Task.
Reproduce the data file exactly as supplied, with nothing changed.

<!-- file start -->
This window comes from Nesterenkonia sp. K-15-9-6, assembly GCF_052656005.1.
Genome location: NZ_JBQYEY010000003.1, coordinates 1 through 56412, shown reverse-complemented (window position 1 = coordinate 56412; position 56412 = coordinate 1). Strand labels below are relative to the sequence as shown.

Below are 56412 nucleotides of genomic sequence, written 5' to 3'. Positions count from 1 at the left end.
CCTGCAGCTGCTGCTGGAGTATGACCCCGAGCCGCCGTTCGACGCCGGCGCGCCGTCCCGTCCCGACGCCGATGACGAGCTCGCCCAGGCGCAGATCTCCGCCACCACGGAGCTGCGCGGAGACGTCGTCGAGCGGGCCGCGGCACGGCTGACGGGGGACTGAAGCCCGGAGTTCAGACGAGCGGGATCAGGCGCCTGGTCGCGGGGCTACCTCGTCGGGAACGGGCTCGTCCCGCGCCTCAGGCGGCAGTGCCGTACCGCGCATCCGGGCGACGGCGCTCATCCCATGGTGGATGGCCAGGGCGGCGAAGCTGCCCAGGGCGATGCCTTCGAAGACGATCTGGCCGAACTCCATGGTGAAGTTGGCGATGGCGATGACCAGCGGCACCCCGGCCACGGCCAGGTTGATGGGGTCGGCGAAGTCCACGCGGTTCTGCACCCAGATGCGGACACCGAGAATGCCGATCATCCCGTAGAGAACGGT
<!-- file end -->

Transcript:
This window comes from Nesterenkonia sp. K-15-9-6, assembly GCF_052656005.1.
Genome location: NZ_JBQYEY010000003.1, coordinates 1 through 56412, shown reverse-complemented (window position 1 = coordinate 56412; position 56412 = coordinate 1). Strand labels below are relative to the sequence as shown.

Below are 56412 nucleotides of genomic sequence, written 5' to 3'. Positions count from 1 at the left end.
CCTGCAGCTGCTGCTGGAGTATGACCCCGAGCCGCCGTTCGACGCCGGCGCGCCGTCCCGTCCCGACGCCGATGACGAGCTCGCCCAGGCGCAGATCTCCGCCACCACGGAGCTGCGCGGAGACGTCGTCGAGCGGGCCGCGGCACGGCTGACGGGGGACTGAAGCCCGGAGTTCAGACGAGCGGGATCAGGCGCCTGGTCGCGGGGCTACCTCGTCGGGAACGGGCTCGTCCCGCGCCTCAGGCGGCAGTGCCGTACCGCGCATCCGGGCGACGGCGCTCATCCCATGGTGGATGGCCAGGGCGGCGAAGCTGCCCAGGGCGATGCCTTCGAAGACGATCTGGCCGAACTCCATGGTGAAGTTGGCGATGGCGATGACCAGCGGCACCCCGGCCACGGCCAGGTTGATGGGGTCGGCGAAGTCCACGCGGTTCTGCACCCAGATGCGGACACCGAGAATGCCGATCATCCCGTAGAGAACGGT